I like to cook. I would say my specialty was curry. Back in my student days, my girlfriend—whose parents were Punjabi—taught me how to cook butter chicken, tandoori chicken and various vegetarian side dishes. She showed me the different mixtures of spices and herbs, how to cook rice properly and how to heat naans and rotis. Because of our financial situation we replaced the chicken with eggs and the meals would last us all week. Since then, I have become quite a good cook, experimenting with mainly Eastern dishes, sometimes quite successfully—you should try my watermelon curry.
So, while in Tokyo, I enjoyed trying to copy Japanese dishes I’d eaten in restaurants, mostly noodle recipes with tuna or chicken, prawns or scallops or a mixture of all these, throwing in nori (seaweed) and goya (bitter gourd), fuki (bog rhubarb) and kabocha (squash) with various miso pastes. I even liked natto, the pungent fermented soybeans our Japanese friends insisted we eat and yet turned away in disgust when I offered them Marmite. And then there were the mushrooms—the slim and pale-gold bunches of enokitake, the phallic woodwind-like eringi, the USS-Enterprise-shaped hiratake and the comical shiitake. All would make their way into my stews.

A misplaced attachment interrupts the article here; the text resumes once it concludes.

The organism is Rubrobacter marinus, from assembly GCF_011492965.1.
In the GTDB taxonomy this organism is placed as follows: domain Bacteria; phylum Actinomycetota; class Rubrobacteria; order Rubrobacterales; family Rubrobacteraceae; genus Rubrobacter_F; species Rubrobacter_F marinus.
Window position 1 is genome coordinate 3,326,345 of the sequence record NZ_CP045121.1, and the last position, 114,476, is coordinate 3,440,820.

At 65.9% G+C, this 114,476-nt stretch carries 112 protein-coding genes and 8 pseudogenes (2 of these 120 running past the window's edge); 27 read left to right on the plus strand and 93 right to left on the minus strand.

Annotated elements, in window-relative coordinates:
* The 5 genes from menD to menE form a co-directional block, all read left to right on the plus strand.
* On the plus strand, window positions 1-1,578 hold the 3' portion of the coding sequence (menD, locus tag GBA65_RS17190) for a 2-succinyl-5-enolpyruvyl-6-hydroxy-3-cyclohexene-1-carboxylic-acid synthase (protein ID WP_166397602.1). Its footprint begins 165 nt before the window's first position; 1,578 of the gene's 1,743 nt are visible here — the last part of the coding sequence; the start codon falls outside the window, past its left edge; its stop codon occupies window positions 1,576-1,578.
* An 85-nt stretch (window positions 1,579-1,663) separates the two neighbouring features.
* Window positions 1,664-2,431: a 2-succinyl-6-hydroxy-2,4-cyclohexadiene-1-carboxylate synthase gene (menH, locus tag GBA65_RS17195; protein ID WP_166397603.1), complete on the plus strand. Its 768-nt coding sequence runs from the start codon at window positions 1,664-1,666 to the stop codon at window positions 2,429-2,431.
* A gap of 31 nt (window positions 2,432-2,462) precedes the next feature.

My girlfriend at the time worked six days a week and—when I was not exploring Tokyo on foot or sitting at my desk writing or fighting with my monster half-Japanese wildcat tabby or sitting on the balcony reading and drinking beer—I was either cooking or shopping for ingredients with which to cook. This meant going to one of two supermarkets, the Sanpei fresh food market on Kokusai Dori or Ozeki supermarket on Kaminarimon Dori. Either meant a hazardous walk dodging the old-woman-bicycle-umbrella-dog-phone-monster-machines, but a trip to Ozeki meant a walk along the Nakamise with its tiny old stores selling clogs and chopsticks, fans and paper, kimonos and yukatas, film posters and samurai swords. And even though the Sanpei had wider aisles and tended to be less busy, I preferred Ozeki, with its outdoor fruit and vegetable stalls.
So most days, I would head off through the Sensōji complex, past the Shinto Asakusa Shrine, the Buddhist Sensō-Kannon Temple, past the five-storied pagoda, the ponds full of koi, through the Hozomon with its giant straw sandals, down the Nakamise, squeezing past the tourists, towards the Kaminarimon and its monstrous dragon-sealed alien egg—the chōchin (lantern).